I've caught World Cup fever again

It was a Saturday afternoon, sunny and summery, on the shore. And yet the beach might as well have been math class. They preferred, instead, to shoehorn themselves into the Harp & Hound, the home office of Mystic, the place where everybody knows your name and they're (usually) glad you came.

It was four years ago now when it's a good thing the fire marshal was elsewhere. If they'd all been jammed any closer together, there might have been yellow cards. Or free throws, depending on your sport of choice. Except there was no denying the sport of choice that day.

They were there to watch the United States play Ghana in the quarterfinals of the World Cup.

Pat Grater, once a soccer player at Fitch, was draped in Old Glory. Pat Edgecomb, who played at Ledyard, wore his Capt. America suit. And hat. There were at least six choruses of God Bless America, two Star Spangled Banners, a few hundred "USA! USA!" chants and one "ole, ole, ole."

And unlike pub scenes where people gather because it's a social event, these people hung on every lovely diagonal feed. It was their day, their game. They hollered and howled. Sang and chanted. All the way to Edgecomb's memorable line to the referee that sent a good old American hissy fit into a crossing pattern with one of soccer's customs: "are you bleeping kidding me, sir?"

They are in Brazil now, Grater, Edgecomb and several other locals are, four years later, almost four years to the day. They are in Brazil for the World Cup. For the U.S. vs. Ghana. Symmetry. Not to mention some solid representation for our corner of the world in an entirely other corner of the world.

Roy Collins, the former high school coach at Montville and Ledyard, is there, too. Collins is another Harp & Hound guy. Loves the game like Mickey loved Minnie. Still involved, too, running the east coast wing of UK International Soccer.

"Everyone has a bucket list," Collins was saying before leaving for Manaus, a large city in northern Brazil, home to the England-Italy match on Saturday.

Atop Collins' bucket list: watch England in the World Cup. He was born there. Played semi-pro soccer there. Still says ta-MAH-toe instead of ta-MAY-toe. And frankly, Collins thought he had a better chance of seeing Elvis walk into the Harp than seeing The Mother Country play for the whole Newcastle truck.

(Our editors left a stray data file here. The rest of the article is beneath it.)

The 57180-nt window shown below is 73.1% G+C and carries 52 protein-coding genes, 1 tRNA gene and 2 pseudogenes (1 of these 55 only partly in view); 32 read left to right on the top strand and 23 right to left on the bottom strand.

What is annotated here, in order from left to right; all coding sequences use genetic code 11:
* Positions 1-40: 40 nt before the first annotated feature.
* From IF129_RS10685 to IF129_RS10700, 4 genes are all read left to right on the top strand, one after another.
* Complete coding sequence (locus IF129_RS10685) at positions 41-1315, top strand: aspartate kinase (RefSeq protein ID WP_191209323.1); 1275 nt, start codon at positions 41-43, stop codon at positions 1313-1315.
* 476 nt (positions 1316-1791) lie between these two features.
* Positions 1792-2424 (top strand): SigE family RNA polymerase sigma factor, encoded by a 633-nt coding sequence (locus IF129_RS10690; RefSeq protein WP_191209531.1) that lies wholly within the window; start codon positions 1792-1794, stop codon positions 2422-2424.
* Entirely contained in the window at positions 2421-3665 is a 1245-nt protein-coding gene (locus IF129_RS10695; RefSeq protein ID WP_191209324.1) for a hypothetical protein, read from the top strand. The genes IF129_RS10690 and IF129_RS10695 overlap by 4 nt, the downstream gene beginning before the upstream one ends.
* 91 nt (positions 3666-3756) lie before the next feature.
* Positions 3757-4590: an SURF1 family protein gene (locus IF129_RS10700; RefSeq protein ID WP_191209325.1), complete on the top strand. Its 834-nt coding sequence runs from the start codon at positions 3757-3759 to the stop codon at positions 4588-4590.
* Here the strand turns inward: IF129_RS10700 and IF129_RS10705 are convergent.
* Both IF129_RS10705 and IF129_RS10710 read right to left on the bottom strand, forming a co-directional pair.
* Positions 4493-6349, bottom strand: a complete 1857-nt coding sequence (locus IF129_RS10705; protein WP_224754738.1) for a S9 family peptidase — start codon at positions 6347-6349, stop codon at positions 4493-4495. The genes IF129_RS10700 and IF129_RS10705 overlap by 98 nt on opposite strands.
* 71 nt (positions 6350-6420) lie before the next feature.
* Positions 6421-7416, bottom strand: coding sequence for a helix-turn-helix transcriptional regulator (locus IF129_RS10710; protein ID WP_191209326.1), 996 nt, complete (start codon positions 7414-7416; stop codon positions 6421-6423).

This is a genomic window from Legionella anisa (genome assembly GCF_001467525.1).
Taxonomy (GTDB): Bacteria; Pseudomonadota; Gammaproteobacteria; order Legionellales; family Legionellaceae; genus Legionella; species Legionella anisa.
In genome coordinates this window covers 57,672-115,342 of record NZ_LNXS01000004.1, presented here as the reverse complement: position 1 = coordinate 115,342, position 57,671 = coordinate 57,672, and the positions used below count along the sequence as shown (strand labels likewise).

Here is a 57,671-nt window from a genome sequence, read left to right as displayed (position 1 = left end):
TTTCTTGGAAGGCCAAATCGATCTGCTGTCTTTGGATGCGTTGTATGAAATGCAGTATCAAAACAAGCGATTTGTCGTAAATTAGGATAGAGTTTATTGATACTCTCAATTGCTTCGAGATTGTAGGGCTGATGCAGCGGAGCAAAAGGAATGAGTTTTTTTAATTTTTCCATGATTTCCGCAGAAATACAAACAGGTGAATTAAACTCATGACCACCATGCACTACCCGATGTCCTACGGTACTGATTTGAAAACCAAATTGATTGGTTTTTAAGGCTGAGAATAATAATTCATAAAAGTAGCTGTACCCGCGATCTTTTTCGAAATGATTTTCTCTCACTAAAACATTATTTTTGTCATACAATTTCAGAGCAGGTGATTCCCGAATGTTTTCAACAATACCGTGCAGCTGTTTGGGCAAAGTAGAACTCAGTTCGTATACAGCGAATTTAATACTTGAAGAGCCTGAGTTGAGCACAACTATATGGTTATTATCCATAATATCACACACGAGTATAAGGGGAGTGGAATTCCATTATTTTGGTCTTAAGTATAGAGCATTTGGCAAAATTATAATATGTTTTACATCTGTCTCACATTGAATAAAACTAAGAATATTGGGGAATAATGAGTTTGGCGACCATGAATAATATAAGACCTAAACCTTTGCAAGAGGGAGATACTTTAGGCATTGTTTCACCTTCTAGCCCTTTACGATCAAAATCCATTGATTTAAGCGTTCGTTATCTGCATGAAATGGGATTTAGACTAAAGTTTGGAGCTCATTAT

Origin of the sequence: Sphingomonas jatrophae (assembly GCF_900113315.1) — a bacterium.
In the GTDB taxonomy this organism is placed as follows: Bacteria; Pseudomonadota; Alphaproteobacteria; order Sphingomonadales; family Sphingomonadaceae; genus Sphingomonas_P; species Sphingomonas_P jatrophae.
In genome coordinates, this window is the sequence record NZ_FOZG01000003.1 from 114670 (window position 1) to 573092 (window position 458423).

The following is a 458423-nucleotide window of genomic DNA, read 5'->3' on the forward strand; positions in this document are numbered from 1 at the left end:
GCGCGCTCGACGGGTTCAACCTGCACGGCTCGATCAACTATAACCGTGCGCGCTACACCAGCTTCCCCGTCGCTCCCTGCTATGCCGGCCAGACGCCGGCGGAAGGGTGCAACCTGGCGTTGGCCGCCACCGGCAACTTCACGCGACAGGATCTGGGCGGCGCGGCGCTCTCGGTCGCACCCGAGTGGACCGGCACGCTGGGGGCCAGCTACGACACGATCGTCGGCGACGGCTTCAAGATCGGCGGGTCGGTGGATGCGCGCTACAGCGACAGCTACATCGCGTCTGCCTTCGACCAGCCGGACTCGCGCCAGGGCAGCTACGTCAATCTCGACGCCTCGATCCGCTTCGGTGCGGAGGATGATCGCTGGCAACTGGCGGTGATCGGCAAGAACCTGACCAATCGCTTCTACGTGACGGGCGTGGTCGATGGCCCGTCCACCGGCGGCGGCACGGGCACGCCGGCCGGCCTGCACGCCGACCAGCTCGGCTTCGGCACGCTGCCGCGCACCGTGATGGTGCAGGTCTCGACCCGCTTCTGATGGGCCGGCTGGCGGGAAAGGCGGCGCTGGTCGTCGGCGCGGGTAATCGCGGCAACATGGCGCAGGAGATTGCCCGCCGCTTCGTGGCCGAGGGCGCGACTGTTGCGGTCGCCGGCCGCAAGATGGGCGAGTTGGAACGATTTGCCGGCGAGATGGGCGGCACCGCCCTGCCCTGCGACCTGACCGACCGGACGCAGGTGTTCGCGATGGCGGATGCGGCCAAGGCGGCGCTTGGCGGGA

Turns out that this is just another example of how behind every good man

Collins' girlfriend, Therese Kelley, works for Johnson & Johnson, a major sponsor of the World Cup. Collins' phone rang one day recently. It was his better half on the other end of the line.

"I bought the tickets," she said.

Three rows from the front.

"I thought I'd be 90 and still never have seen it," Collins said, about as excited as he's ever been for anything in his life.

They'll see England-Italy and U.S.-Ghana, among other games, before returning.

This is why soccer fans are different. They take ownership of their game as no other fandom does. Or could. Fans in our country just want their sport to forge on, if for no other reason than to keep the game on the front page a little longer.

Soccer's momentum grows like nature: slowly, consistently, patiently and without much expectation. You don't have to like it. But you'd be purposely obtuse if you didn't appreciate the passion. As John Walters of Newsweek tweeted earlier this week, poking fun at the anti-soccer crowd, "I don't like soccer, but here's my opinion on NO. Stop right there. You don't have to like soccer. It's cool. But, just stop."


Appreciate the passion. It's Grater wrapped in Old Glory. It's flying to Brazil. Collins' bucket list. Bars and clubs filled with people who are supposed to be at work but aren't. Because it's their game. The Melting Pot alive and well, hearkening customs and traditions and passions.

This year, the U.S. has the world's most intelligent soccer player (BC grad Alejandro Bedoya). So I'm off Italy for the time being.

And now in honor of Grater and Edgecomb, shall we sing "God Bless America?"

This is the opinion of Day sports columnist Mike DiMauro.


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